Quantum computers are built from “quantum bits”, or “qubits” [1], which are the quantum analogue of the bits which make up conventional computers. Here’s a magnified picture of a baby quantum computer made up of three Beryllium atoms, which are used to store three qubits:

trapped_ions(credit to the NIST trapped ions group)

The atoms are held in place using an atom trap, which you can’t see because it’s out of frame, but which surrounds the atoms, holding them suspended in place using electric and magnetic fields, similar to the way magnets can be used to levitate larger objects in the air.

The atoms in the picture are about three micrometers apart, which means that if you laid a million end to end, they wouldn’t quite span the length of a living room. Very fine human hair is about 20 micrometers in diameter – it’d pretty much cover the width of this photo.

The atoms themselves are about a thousand times smaller than the spacing between the atoms. They look a lot bigger in the picture, and the reason is interesting. Although the atoms are very small, the way the picture was created was by shining laser light on the atoms to light them up, and then taking a photograph. The particles making up the laser light are much bigger than the atoms, which makes the picture come out all blurry; the photo above is basically a very blurry photograph of the atoms, which is why they look so much bigger than they really are.

I called this a baby quantum computer because it has only three qubits, but in fact it’s pretty close to the state of the art. It’s hard to build quantum computers, and adding extra qubits turns out to be tricky. Exactly who holds the record for the most qubits depends on who you ask, because different people have different ideas about what standards need to be met to qualify as a genuine quantum computer. The current consensus for the record is about 5-10 qubits.

Okay, a minor alert is in order. I’ve tried to keep this essay as free from mathematics as possible, but the rest of the essay will use a little high-school mathematics. If this is the kind of thing that puts you off, do not be alarmed! You should be able to get the gist even if you skip over the mathematical bits.

How should we describe what’s inside a quantum computer? We can give a bare-bones description of a conventional computer by listing out the state of all its internal components. For example, its memory might contains the bits 0,0,1,0,1,1, and so on. It turns out that a quantum computer can also be described using a list of numbers, although how this is done is quite different. If our quantum computer has n qubits (in the example pictured above n = 3), then it turns out that the right way to describe the quantum computer is using a list of 2n numbers. It’s helpful to give these numbers labels: the first is s1, the second s2, and so on, so the entire list is:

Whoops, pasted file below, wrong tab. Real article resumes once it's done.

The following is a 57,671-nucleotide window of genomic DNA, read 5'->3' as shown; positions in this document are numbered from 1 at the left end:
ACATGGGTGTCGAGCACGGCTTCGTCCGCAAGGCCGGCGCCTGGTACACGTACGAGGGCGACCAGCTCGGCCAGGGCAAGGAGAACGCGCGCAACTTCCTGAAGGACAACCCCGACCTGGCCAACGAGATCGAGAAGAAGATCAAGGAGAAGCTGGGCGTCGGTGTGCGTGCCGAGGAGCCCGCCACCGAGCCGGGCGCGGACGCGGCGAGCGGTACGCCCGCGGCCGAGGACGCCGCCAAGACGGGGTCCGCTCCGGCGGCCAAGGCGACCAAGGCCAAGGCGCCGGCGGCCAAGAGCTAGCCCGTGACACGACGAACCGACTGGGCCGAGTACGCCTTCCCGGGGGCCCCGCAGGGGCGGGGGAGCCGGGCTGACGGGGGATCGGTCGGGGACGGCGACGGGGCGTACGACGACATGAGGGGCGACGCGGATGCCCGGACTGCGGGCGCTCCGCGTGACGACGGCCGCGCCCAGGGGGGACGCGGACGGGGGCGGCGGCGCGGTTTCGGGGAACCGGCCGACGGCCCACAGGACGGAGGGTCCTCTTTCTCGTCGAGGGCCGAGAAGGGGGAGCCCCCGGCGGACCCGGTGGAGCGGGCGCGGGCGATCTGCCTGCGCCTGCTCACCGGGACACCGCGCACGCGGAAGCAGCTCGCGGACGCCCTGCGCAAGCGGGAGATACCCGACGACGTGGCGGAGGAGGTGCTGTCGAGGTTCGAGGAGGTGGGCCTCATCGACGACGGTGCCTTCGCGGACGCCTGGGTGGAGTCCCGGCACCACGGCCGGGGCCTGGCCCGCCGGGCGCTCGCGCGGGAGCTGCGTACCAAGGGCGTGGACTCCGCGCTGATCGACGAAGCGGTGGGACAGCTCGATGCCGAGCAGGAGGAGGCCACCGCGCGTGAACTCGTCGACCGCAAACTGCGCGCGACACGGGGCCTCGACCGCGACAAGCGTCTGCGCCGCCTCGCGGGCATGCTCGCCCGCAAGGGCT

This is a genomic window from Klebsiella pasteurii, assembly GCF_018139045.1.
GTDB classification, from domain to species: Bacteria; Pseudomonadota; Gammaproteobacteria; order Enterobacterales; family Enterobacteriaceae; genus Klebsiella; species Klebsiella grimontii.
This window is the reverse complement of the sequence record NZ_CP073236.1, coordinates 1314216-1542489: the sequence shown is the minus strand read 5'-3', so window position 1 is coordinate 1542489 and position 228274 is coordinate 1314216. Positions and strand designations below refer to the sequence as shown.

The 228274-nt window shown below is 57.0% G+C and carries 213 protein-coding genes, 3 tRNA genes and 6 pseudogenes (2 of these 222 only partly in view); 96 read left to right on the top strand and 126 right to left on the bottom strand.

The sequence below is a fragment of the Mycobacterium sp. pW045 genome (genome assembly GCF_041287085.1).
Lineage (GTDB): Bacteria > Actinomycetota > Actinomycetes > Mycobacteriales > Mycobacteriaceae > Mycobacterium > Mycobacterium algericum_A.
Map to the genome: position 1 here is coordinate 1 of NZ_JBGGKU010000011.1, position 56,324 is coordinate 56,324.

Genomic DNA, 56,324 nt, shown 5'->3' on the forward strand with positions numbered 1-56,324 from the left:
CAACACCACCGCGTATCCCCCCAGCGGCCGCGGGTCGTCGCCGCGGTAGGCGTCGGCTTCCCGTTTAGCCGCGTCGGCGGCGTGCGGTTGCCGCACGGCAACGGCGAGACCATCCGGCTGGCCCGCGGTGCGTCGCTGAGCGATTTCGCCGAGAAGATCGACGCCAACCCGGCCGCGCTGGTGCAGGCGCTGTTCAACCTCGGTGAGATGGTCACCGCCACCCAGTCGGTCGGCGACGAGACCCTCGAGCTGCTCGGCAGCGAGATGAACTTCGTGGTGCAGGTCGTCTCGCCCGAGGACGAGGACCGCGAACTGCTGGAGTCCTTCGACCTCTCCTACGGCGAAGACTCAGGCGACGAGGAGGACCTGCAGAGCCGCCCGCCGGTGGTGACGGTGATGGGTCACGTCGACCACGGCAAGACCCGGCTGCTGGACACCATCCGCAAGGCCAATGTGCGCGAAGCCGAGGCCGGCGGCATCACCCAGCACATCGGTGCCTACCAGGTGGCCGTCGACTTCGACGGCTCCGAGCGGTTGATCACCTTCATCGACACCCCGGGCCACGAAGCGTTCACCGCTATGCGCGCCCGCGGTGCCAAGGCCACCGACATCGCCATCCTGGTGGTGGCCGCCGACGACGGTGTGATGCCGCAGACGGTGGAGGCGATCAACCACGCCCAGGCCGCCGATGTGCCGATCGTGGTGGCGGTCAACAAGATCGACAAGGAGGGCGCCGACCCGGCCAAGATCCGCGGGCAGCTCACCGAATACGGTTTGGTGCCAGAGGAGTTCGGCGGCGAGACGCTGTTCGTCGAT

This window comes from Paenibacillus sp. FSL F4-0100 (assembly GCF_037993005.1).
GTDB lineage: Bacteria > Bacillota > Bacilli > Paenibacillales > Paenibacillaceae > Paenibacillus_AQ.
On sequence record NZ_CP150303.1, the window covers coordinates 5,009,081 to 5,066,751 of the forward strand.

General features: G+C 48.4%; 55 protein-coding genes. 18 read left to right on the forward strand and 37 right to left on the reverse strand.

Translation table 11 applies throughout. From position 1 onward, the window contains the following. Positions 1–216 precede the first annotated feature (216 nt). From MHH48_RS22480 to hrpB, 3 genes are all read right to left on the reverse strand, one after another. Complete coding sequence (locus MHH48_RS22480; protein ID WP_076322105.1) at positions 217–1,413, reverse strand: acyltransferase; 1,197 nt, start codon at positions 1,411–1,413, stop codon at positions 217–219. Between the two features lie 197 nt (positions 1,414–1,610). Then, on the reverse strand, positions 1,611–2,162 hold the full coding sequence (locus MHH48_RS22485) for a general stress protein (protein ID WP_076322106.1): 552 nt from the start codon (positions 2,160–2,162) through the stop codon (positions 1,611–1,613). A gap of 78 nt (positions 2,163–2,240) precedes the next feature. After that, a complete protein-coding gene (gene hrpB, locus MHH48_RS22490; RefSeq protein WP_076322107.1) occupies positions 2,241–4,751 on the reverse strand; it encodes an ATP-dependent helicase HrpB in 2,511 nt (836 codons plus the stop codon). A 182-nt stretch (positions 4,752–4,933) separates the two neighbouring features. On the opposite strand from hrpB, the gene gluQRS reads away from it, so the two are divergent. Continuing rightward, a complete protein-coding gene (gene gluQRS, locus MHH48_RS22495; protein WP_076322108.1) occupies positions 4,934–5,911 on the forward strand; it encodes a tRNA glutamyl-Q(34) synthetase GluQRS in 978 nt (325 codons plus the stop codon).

s1, s2,…, s2n.

What are these numbers, and how are they related to the n qubits in our quantum computer? This is a reasonable question – in fact, it’s an excellent question! Unfortunately, the relationship is somewhat indirect. For that reason, I’m not going to describe it in detail here, although you can get a better picture from some of the further reading I describe below. For us, the thing to take away is that describing n qubits requires 2n numbers.

One result of this is that the amount of information needed to describe the qubits gets big really quickly. More than a million numbers are needed to describe a 20-qubit quantum computer! The contrast with conventional computers is striking – a conventional 20-bit computer needs only 20 numbers to describe it. The reason is that each added qubit doubles the amount of information needed to describe the quantum computer [2]. The moral is that quantum computers get complex far more quickly than conventional computers as the number of components rises.

The way a quantum computer works is that quantum gates are applied to the qubits making up the quantum computer. This is a fancy way of saying that we do things to the qubits. The exact details vary quite a bit in different quantum computer designs. In the example I showed above, it basically involves manipulating the atoms by shining laser light on them. Quantum gates usually involve manipulating just one or two qubits at a time; some quantum computer designs involve more at the same time, but that’s a luxury, it’s not actually necessary. A quantum computation is just a sequence of these quantum gates done in a particular order. This sequence is called a quantum algorithm; it plays the same role as a program for a conventional computer.